I can’t remember the last time I spoke with conviction, inspiration and passion lacing my words.  Was it last month? The month before that? Even longer.  The very thought makes me sad.

I need to change the conversation, I know that.  No one can control it but me and if I’m saying the same things over and over again, it’s because I’ve stopped searching for new things to talk about, to write about.  I’ve stopped reading things that make me want to discuss, argue, share my opinions.  I’ve stopped listening to things that evoke emotions.  I’ve stopped looking around to see what wasn’t there last time I looked, and to wonder what I think about it.

I’ve just stopped.

I sit down to write things here and I find myself wondering if I’ve written them before.  A quick search tells me that I have; and that makes me sad.  Have I really run out of ideas?  Run out of things to write about after such a short time?  Am I really struggling so hard to come up with any new, unique thoughts.  How depressing.

So I think it’s time I asked for some help, some help from you.

I have a friend who is a writer and a little while ago she asked me if I had any thoughts on some story ideas, things that I would want to read if she wrote them.  In about five minutes, I had a handful of ideas.  It was so much easier to think of things that I wanted her to write, rather than come up with things for myself.  All I did was close my eyes and think about the questions I would love for her to answer.  The things I had always wondered about but had never had the opportunity or guts or words to ask in the context of a regular conversation.  This was my chance to get them answered, in her words, in her voice, telling the stories that only she could tell.

And now I’m asking you to do the same.  Some of you have been regular visitors to the Palace almost since the beginning and probably have a pretty good sense of my particular point of view, my style, my voice.  So now’s your chance – is there anything you’ve ever wondered?  Anything you would like to read if I wrote it; anything that could get me off the skipping record player and back to looking at things with fresh eyes?  A few of you out there even know me in “real life,” is there anything you’ve always wanted to ask but haven’t, for whatever reason?  Now’s your chance!  Believe me, at this point I would appreciate any suggestions you may have!

I will understand if you can’t come up with anything; if I can’t do it myself I can’t really expect it from others, but know that any suggestions, prompts, swift kicks to the butt would be greatly appreciated.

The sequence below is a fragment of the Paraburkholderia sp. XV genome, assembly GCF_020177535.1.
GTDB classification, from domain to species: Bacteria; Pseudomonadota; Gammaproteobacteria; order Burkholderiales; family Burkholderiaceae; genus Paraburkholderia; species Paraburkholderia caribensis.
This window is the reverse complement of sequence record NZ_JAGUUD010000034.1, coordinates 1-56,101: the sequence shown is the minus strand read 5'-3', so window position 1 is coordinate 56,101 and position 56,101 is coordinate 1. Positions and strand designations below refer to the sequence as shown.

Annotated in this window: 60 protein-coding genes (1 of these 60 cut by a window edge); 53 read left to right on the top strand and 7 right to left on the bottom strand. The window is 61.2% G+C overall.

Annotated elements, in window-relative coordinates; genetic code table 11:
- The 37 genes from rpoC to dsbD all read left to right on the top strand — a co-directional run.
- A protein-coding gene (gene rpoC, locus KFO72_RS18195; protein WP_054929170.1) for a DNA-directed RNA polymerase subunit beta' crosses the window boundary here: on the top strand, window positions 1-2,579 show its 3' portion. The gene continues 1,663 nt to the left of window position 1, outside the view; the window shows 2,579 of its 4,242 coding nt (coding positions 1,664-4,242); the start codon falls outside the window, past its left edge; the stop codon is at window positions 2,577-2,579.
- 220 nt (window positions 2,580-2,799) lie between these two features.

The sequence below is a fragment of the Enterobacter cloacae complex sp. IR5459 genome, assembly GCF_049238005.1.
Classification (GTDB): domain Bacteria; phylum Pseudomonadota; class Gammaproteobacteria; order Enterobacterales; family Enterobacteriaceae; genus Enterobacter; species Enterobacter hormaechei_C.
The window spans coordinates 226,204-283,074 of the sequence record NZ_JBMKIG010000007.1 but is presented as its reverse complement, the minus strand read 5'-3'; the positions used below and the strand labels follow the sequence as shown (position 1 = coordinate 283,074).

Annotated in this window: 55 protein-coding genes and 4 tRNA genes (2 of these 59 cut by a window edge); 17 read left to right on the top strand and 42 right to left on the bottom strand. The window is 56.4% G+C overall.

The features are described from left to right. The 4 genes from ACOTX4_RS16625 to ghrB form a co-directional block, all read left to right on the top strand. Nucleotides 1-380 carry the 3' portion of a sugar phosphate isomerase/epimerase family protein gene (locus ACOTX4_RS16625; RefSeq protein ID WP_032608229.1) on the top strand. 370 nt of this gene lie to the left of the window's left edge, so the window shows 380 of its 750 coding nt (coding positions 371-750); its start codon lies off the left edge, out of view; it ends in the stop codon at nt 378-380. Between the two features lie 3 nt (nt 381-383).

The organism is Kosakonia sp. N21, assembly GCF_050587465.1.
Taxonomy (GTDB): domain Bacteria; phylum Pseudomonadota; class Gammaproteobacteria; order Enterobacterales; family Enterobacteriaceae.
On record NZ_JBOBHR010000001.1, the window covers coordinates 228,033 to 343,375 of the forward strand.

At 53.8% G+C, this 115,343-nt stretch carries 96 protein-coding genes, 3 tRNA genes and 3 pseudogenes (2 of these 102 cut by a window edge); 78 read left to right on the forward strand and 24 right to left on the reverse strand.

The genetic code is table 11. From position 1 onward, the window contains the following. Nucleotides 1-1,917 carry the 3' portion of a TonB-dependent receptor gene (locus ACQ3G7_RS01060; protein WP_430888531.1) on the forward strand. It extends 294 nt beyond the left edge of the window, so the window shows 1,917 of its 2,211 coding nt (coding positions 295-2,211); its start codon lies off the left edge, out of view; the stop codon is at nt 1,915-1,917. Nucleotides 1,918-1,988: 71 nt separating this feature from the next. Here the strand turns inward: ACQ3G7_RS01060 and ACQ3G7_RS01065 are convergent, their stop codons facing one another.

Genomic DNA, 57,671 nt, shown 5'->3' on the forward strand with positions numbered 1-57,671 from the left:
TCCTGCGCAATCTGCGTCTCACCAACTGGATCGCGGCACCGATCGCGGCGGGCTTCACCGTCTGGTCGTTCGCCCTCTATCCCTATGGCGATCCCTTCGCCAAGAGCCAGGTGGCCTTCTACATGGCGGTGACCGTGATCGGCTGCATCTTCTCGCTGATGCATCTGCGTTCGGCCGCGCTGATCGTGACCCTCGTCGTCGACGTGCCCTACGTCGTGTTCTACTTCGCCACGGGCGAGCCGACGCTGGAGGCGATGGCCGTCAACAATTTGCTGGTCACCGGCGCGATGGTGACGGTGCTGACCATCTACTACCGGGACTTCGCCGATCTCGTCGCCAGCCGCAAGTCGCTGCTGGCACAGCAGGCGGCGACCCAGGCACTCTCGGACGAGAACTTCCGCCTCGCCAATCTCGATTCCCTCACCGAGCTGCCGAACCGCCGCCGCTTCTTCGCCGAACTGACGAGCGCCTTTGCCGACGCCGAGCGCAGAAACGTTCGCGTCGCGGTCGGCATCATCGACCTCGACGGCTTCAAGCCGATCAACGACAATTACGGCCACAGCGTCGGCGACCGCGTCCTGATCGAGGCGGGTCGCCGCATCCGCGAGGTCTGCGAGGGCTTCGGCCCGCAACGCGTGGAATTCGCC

Anything to get me off of repeat.

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When I was a kid my parents had a huge dictionary that sat on a shelf on the wall unit in our family room.  It was so big that it took up the entire shelf, all by itself.  It sat right down near the ground because it was so heavy you couldn’t really pick it up (or at least I couldn’t) and you kind of had to slide it off the shelf and onto the carpet in order to open it.

It’s probably been almost 20 years since I’ve seen it but if I close my eyes I can picture the cover as though it were yesterday.  Whenever I opened it the spine would crack, making a very satisfying noise, and it had those finger holes along the side, marking where each new letter started.  The pages were whisper thin and would slide through my hands like silk.  I remember running my fingers across the letters, in awe of the fact that I had in my possession one book that held all of the words in the world (or so I thought at the time).

I remember running downstairs at random, just to pull that huge book off the shelf and look up a word, any word, it didn’t really matter which one.  I would read it over and over, rolling the sound of it around in my mouth, trying to memorize the meaning to ensure I used it properly.  Even then, I knew there were few things in life worse than using a word incorrectly.

My parents have moved three times since leaving my childhood home and somewhere along the way, the dictionary was discarded, along with the set of encyclopedias and the record player, lost to downsizing space and upgrading technology.

Now I guess we are supposed to look words up online, using one of the dozens of electronic dictionaries that now exist.  I really feel like it’s lost some of the magic though.  You can’t run your fingers across a computer screen and be inspired by all of the words your fingers touch.  Well, maybe some people can, but I’m more of a “hard copy” girl.